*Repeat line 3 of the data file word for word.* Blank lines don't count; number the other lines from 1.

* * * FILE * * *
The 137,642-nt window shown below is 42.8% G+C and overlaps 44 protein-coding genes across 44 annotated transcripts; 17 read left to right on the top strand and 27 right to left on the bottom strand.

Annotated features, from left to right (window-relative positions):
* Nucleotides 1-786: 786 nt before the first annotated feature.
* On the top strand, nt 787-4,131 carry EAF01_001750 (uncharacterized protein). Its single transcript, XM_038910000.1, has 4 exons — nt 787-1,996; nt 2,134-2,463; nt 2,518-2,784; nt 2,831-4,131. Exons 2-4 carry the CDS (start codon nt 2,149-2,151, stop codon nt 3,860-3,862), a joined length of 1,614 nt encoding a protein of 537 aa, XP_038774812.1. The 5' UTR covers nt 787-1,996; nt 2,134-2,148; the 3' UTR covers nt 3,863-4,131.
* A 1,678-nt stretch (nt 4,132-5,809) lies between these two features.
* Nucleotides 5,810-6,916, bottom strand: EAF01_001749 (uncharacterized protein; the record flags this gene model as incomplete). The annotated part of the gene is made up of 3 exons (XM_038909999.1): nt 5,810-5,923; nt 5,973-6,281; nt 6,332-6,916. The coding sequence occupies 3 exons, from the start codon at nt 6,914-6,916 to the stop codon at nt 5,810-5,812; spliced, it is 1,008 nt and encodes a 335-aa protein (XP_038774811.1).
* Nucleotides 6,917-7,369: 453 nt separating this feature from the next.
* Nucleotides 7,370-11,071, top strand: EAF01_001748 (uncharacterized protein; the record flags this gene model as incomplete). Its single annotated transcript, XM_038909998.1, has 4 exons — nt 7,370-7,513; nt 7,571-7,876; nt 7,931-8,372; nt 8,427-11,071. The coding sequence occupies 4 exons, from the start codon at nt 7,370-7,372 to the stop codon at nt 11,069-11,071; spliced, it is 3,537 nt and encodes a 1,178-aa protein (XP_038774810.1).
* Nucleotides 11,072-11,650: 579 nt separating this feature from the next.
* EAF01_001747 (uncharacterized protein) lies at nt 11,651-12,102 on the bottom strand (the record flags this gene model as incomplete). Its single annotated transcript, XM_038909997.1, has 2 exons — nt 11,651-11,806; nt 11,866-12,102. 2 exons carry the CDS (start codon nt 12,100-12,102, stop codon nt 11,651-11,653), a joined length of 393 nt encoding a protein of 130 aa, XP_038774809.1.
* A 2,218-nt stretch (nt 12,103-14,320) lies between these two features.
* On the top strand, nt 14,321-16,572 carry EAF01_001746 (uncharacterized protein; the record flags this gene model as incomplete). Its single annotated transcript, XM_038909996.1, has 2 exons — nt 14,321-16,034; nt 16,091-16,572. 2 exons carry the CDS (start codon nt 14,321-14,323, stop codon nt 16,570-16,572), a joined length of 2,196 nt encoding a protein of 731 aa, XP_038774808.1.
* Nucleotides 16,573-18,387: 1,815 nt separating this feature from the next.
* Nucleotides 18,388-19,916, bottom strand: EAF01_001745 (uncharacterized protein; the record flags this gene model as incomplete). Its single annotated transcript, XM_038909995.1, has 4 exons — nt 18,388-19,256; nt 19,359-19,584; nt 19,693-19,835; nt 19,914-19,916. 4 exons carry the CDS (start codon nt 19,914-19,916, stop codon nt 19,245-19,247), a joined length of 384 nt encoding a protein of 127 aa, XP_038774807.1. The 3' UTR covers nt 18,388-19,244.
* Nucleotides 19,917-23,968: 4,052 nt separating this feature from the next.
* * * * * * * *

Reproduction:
* Nucleotides 1-786: 786 nt before the first annotated feature.